Three quarters of a century ago, the Supreme Court expressed some thoughts on constitutional interpretation that bear repeating today (Weems v. United States):
Time works changes, brings into existence new conditions and purposes. Therefore, a principle to be vital must be capable of wider application than the mischief which gave it birth. This is particularly true of constitutions .... [In interpreting] a constitution, therefore, our contemplation cannot be only of what has been but what may be. Under any other rule a constitution would indeed be as easyof application as it would be deficient in efficacy and power.
The Fourth Amendment protects "the right of the people to be secure in their persons, homes, papers, and effects, against unreasonable searches and seizures" and bans the issuance of warrants except upon "probable cause" and certain other conditions. The wording of the amendment is succinct and majestic. But it is also vague and general. Thus, whether, and how, to apply it to new conditions has generated great controversy-and none greater than the current agitation over mass drug testing.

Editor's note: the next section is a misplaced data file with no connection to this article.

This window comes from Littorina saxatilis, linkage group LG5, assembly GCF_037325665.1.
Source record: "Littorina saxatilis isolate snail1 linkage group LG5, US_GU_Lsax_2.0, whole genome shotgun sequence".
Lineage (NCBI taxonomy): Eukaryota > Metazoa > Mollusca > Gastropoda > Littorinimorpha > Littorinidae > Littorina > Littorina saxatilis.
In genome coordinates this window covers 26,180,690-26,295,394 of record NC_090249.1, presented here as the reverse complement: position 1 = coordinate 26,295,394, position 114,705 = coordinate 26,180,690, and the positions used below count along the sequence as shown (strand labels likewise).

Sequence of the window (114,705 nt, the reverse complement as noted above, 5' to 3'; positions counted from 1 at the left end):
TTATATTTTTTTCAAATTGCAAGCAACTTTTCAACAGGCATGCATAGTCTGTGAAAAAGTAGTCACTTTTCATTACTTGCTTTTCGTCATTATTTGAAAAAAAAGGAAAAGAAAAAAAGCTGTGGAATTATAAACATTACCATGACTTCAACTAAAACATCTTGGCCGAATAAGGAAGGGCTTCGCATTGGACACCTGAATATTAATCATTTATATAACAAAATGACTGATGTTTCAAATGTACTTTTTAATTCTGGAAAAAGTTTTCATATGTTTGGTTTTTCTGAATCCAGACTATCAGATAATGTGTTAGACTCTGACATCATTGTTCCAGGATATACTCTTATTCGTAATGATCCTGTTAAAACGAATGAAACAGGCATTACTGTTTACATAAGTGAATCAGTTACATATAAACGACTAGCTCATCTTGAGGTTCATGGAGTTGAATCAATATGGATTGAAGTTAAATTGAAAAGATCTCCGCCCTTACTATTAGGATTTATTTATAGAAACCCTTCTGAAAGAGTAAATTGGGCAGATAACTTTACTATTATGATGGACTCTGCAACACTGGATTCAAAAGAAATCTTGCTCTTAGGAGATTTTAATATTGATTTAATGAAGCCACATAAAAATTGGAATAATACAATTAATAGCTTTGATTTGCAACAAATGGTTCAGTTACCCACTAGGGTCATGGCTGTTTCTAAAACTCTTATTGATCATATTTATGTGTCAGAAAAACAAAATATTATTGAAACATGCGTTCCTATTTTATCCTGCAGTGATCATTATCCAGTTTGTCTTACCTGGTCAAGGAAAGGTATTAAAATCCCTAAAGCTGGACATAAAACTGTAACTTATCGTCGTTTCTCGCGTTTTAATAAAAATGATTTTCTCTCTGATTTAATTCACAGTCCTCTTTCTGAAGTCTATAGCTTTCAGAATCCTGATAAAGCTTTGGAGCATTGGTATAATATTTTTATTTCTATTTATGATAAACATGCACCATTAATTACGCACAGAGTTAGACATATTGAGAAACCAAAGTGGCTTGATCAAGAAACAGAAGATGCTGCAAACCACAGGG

Publication Information & Recommended Citation
Kamisar, Yale. "The Fourth Amendment: The Right of the People to Be Secure in Their Persons, Homes, Papers, and Effects." In A Time for Choices, edited by C. A. Haskel and J. H. Otto. Denver: Univ. of Colorado, Graduate School of Public Affairs 1991.